The European self-driving car company Vedecom Tech and Israel’s Karamba Security announced in June 2017 that they are partnering to develop a fully autonomous car. According to the announcement, the completely autonomous vehicles will be launched for commercial use in late 2017 and 2018 by municipalities in France, Germany, Italy, Portugal and the Netherlands. David Barzilai, Karamba’s executive chairman, informed Reuters that the first vehicles will be “short-haul” cars available for tourists in Versailles and will drive on about four miles of specially assigned lanes.
Vedecom Tech will equip the new vehicles with Karamba Security’s Carwall and Autonomous Security software, which will help protect the cars’ electronic control units against the risk of hacking. Karamba’s systems will protect the car from possible cyberattacks on external communications between vehicles and surrounding infrastructure as well as the car’s internal electronics. In their announcement, the companies said, “This marks the industry’s first production of cyberattack-secured, commercially-available automobiles.”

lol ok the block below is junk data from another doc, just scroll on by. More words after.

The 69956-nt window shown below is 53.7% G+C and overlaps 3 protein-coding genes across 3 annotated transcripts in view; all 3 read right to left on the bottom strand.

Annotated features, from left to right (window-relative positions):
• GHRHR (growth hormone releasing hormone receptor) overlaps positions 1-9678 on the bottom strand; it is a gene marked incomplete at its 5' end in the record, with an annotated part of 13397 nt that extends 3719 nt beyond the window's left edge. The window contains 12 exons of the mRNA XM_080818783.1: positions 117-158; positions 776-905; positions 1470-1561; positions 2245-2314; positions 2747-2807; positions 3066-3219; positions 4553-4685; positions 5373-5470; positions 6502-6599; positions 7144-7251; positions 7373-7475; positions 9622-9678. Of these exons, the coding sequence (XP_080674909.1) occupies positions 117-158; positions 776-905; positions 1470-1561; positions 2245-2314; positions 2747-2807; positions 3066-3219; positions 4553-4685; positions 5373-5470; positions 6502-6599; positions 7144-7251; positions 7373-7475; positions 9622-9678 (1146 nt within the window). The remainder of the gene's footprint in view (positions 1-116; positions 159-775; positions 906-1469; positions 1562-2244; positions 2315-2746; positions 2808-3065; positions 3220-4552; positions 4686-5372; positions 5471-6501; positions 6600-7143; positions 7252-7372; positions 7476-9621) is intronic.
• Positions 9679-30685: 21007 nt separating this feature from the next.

Vedecom Tech is a commercial subsidiary of Vedecom Public Foundation, an organization dedicated to developing autonomous transportation with several companies in the European automotive industry, including Renault, Peugeot and Valeo. Karamba Security is an Israeli company that provides cybersecurity for connected and autonomous vehicles.
New technologies often present liability risks, and autonomous vehicles are no exception. The perceived responsibility for road traffic incidents would shift from drivers to the manufacturer of the vehicle. While adding software providing security from cyberattacks is an important safety feature, companies still risk liability if the software should fail to prevent an attack. The European Product Liability Directive 85/374 EEC (implemented in the U.K. by the Consumer Protection Act 1987) imposes strict liability for defective products if the claimant proves a defect (i.e., the claimant does not need to prove fault). The manufacturer will be liable if the defect causes damage. A court will consider a product to be defective if its safety “is not such as persons are generally entitled to expect.” In addition to undertaking rigorous testing to ensure that the software is unlikely to fail, manufacturers using such technology should ensure that warnings and disclaimers are adequate and that consumer expectation levels are set appropriately in marketing campaigns.